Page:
Al Morris: Perfect for the Part
Al Morris is director, global supply chain, at TERiX Computer Service in Sunnyvale, Calif. He has worked for the company since 2004.
Responsibilities: Procurement and logistics.
Experience: Procurement manager, Marathon International Group.
Education: BS, Private and Commercial Recreation, San Jose State University, 1991.
I graduated college during a recession, and was glad when a friend offered me a temporary warehouse position at Marathon International Group, a Sun Microelectronics reseller. My first job was getting products ready to go out the door. Eventually, Marathon offered me a permanent position. It was a small company, but when the dot.com explosion hit, it grew from $2.5 million in revenues to $32 million in one year. I learned project planning, and then I started working with manufacturing and imports. Next, I got into procurement.
TERiX is an independent provider of maintenance services for data centers. I joined the company to help it gain better control of its parts inventory. At the time, we had a contract with AOL, supporting three gigantic data centers, each the size of a football stadium. We had to replenish products daily.
We kept service parts in a few distribution centers, which we owned, and shipped them as needed to locations across the country. Before long, I led an effort to redesign that system. We developed forward stocking locations to keep parts closer to customers. We also started using third-party logistics companies in geographies closer to our customers. This strategy has helped reduce delivery times and improve service metrics.
Today, we have about 58 regional stocking facilities around the world, many of them run by Network Global Logistics or DHL. We still own a few sites, including three in Japan and our main distribution center in California. In some countries, we work with local service partners and keep the spare parts at their locations. The new model reduces fixed costs and is scalable, which allows us to move quickly into new markets.
On the procurement side, I review our accounts and verify the parts we’re most likely to need for each contract. I look at locations, costs, and expected failure rates to determine which parts to buy, in what quantities, and where to stock them. My unofficial department goal is to make sure a service engineer goes to a customer site with the necessary part on the first visit at least 95 percent of the time, within the terms of the service level agreement.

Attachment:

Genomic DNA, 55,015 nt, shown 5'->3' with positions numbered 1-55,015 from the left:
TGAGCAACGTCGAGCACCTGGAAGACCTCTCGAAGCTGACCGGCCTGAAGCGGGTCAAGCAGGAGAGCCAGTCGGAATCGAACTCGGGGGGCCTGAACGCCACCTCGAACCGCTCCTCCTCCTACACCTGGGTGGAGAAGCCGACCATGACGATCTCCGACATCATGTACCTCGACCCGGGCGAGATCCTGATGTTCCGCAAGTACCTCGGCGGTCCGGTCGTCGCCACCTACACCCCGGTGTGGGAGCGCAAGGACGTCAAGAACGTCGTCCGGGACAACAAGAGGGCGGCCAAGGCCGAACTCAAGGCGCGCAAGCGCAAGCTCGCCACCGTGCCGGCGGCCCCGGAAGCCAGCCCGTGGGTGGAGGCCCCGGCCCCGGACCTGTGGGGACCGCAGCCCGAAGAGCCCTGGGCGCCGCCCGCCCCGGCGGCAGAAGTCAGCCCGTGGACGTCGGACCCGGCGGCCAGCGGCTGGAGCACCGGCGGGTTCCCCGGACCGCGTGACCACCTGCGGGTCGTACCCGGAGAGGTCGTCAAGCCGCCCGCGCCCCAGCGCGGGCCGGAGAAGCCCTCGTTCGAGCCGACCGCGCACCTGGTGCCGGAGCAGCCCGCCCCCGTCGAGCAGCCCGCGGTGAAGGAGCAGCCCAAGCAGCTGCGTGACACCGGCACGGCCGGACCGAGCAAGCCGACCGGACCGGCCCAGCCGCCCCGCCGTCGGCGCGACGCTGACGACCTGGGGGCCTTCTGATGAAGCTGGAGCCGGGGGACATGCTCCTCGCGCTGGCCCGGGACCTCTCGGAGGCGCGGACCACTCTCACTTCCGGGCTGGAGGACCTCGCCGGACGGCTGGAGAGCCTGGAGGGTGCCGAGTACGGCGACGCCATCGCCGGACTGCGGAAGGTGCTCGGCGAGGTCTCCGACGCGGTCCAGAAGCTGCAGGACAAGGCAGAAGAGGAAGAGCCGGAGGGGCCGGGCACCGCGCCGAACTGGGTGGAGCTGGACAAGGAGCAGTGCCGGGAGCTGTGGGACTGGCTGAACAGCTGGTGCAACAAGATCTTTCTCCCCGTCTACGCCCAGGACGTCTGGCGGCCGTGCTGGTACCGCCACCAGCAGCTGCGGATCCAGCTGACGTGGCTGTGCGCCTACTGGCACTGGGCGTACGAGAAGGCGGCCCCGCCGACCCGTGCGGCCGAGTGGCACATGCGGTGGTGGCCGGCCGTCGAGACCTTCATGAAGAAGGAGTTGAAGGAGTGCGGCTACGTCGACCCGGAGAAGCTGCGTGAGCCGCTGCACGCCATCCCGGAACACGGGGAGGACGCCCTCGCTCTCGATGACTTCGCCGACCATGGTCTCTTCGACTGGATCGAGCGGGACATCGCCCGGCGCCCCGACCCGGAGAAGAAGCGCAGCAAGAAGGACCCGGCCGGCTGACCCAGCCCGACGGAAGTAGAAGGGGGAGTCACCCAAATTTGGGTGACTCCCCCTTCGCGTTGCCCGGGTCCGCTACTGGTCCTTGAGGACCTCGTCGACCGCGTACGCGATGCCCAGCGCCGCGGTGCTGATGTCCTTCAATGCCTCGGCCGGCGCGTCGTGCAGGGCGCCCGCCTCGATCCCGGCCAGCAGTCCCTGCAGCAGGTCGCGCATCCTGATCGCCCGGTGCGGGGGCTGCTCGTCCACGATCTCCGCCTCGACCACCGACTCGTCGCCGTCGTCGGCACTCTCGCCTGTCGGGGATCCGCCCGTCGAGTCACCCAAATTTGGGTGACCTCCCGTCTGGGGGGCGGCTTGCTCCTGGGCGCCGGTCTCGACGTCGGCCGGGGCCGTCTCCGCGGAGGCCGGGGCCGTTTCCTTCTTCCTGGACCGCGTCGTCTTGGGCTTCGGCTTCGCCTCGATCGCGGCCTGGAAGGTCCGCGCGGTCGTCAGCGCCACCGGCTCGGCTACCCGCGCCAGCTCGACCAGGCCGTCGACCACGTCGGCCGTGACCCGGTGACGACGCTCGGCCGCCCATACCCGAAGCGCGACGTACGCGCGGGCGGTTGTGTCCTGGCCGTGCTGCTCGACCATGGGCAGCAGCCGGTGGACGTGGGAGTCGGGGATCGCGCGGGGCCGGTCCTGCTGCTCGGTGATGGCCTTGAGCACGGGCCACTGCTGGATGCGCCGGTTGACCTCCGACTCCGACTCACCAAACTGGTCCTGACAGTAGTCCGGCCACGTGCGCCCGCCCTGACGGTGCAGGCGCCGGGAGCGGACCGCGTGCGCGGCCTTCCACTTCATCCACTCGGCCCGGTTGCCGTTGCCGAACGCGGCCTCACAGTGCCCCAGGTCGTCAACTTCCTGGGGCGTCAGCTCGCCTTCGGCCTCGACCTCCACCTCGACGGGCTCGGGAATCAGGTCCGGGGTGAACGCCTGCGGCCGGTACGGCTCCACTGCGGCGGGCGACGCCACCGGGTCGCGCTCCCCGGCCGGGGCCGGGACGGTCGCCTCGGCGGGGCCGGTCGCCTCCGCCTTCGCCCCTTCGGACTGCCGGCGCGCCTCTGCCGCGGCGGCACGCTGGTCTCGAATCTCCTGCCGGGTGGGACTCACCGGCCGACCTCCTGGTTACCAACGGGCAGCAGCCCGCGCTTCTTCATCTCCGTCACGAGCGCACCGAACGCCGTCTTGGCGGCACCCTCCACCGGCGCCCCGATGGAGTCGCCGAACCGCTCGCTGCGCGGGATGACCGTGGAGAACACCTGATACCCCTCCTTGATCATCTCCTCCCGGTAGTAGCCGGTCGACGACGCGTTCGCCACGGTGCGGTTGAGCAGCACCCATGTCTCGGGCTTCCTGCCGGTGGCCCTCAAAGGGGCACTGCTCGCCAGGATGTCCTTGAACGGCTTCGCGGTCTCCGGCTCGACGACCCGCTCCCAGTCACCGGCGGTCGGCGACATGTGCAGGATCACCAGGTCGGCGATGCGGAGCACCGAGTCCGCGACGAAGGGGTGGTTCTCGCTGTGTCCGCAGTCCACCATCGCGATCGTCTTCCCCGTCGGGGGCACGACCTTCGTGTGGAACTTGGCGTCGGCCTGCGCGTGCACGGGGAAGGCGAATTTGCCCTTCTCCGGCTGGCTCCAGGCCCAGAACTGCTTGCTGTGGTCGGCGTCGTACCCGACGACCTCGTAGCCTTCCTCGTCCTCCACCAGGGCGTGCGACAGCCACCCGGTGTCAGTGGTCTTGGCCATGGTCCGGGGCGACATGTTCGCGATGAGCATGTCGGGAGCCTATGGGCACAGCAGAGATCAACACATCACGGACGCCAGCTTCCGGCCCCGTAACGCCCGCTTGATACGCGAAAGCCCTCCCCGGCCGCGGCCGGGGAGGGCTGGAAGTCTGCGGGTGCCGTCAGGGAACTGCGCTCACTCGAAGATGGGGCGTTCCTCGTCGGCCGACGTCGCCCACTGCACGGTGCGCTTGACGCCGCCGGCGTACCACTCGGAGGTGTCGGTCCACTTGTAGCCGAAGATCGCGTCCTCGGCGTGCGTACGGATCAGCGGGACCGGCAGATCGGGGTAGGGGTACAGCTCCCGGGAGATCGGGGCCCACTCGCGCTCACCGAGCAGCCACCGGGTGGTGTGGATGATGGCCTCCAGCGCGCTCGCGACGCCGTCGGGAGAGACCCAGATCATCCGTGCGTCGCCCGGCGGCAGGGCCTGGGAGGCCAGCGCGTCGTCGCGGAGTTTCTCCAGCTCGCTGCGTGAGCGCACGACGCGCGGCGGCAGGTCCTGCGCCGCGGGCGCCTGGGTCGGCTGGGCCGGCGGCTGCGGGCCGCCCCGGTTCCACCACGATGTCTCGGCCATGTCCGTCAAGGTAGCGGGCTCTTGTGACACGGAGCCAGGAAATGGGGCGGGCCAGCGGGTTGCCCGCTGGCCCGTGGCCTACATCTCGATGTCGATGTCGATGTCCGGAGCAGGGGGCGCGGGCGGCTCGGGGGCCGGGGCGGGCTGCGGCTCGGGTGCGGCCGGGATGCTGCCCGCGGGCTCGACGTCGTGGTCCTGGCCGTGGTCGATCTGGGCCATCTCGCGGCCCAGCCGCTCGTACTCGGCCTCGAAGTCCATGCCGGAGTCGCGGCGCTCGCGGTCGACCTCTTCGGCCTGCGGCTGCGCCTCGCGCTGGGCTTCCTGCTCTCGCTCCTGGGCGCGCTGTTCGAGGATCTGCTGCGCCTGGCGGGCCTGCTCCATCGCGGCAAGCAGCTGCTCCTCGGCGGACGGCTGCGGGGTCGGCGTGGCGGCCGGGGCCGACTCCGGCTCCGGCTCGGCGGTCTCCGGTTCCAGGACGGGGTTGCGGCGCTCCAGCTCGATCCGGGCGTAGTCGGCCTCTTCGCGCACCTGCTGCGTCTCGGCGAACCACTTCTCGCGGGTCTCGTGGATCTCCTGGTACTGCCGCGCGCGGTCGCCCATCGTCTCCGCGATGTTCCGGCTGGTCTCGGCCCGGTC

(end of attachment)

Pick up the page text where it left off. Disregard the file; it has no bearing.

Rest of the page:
One of the hardest aspects of the job is learning about new product lines. While we worked mostly on servers and storage systems in the past, we now also service network equipment. We have to become familiar with new products and determine which parts may fail. Each original equipment manufacturer has its own patterns.
Observing those differences taught us to avoid a cookie-cutter approach for inventory planning. We start with our assumptions about failure rates, but then collaborate with vendors and other suppliers, leveraging their knowledge about how parts have performed over a specific time period. The more research we do, and the more we learn about the systems, the better we’re able to forecast demand and deliver on our goal to provide the right part the first time.n
The Big Questions
How do you like to spend time outside of work?
I enjoy getting together with family and friends, especially for our extended Italian cooking events. Wecelebrate our familyheritage and try to re-create my grandmother’s recipes.
What’s one characteristic every leader should possess?
The ability to understand how your decisions affect the rest of the company, and how corporate decisions affect your department. You need to comprehend the big picture and be able to explain those connections to your team in order to get buy-in.
If you were shipwrecked on a desert island, what music would you want to have with you?
Country, 80s, 60s surf music, swing. I’m still a big fan of Pink Floyd and Kansas. I also love contemporary music.